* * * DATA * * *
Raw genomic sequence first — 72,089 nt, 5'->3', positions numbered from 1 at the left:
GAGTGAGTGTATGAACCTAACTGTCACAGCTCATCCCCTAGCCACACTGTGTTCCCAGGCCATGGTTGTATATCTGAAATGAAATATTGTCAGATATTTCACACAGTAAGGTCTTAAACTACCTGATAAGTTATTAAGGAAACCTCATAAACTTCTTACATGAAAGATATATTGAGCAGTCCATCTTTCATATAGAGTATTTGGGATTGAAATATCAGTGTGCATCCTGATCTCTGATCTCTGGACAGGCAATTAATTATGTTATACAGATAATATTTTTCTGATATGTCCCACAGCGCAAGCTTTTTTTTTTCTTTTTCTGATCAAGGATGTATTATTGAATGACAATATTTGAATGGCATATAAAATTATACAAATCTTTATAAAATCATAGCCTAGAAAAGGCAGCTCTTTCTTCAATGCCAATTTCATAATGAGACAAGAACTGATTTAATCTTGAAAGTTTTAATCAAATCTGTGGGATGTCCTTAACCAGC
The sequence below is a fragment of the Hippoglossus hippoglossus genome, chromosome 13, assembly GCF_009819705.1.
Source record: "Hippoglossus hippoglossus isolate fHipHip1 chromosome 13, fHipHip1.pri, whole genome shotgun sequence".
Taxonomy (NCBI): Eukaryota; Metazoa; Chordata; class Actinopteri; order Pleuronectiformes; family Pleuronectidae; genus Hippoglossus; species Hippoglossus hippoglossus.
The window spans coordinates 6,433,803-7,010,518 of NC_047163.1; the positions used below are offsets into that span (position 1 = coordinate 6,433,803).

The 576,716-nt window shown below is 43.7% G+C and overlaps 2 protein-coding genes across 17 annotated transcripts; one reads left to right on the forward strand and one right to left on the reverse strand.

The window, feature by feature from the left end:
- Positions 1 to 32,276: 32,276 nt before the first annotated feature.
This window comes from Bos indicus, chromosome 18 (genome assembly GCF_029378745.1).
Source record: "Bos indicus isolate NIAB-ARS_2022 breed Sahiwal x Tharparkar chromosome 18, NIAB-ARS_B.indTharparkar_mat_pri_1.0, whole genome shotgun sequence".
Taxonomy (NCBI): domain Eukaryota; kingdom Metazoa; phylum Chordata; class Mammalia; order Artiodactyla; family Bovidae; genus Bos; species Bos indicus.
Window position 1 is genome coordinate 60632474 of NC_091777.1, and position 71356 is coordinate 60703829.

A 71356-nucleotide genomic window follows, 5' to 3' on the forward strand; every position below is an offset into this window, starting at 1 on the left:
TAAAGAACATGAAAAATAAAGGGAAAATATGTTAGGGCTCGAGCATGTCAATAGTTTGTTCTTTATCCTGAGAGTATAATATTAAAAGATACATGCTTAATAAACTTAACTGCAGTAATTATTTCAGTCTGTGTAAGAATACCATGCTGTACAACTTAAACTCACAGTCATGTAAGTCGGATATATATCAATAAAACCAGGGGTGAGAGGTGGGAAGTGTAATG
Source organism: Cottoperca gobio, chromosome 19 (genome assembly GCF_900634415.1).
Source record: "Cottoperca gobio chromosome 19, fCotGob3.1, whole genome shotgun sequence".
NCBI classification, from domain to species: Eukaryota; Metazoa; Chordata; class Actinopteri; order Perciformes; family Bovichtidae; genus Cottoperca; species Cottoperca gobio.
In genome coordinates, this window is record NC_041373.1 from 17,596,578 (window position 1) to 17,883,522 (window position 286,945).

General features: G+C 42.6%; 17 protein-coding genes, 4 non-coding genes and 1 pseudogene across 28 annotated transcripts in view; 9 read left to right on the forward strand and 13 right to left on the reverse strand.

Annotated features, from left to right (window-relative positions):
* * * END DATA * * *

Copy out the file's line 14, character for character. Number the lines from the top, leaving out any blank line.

A 71356-nucleotide genomic window follows, 5' to 3' on the forward strand; every position below is an offset into this window, starting at 1 on the left: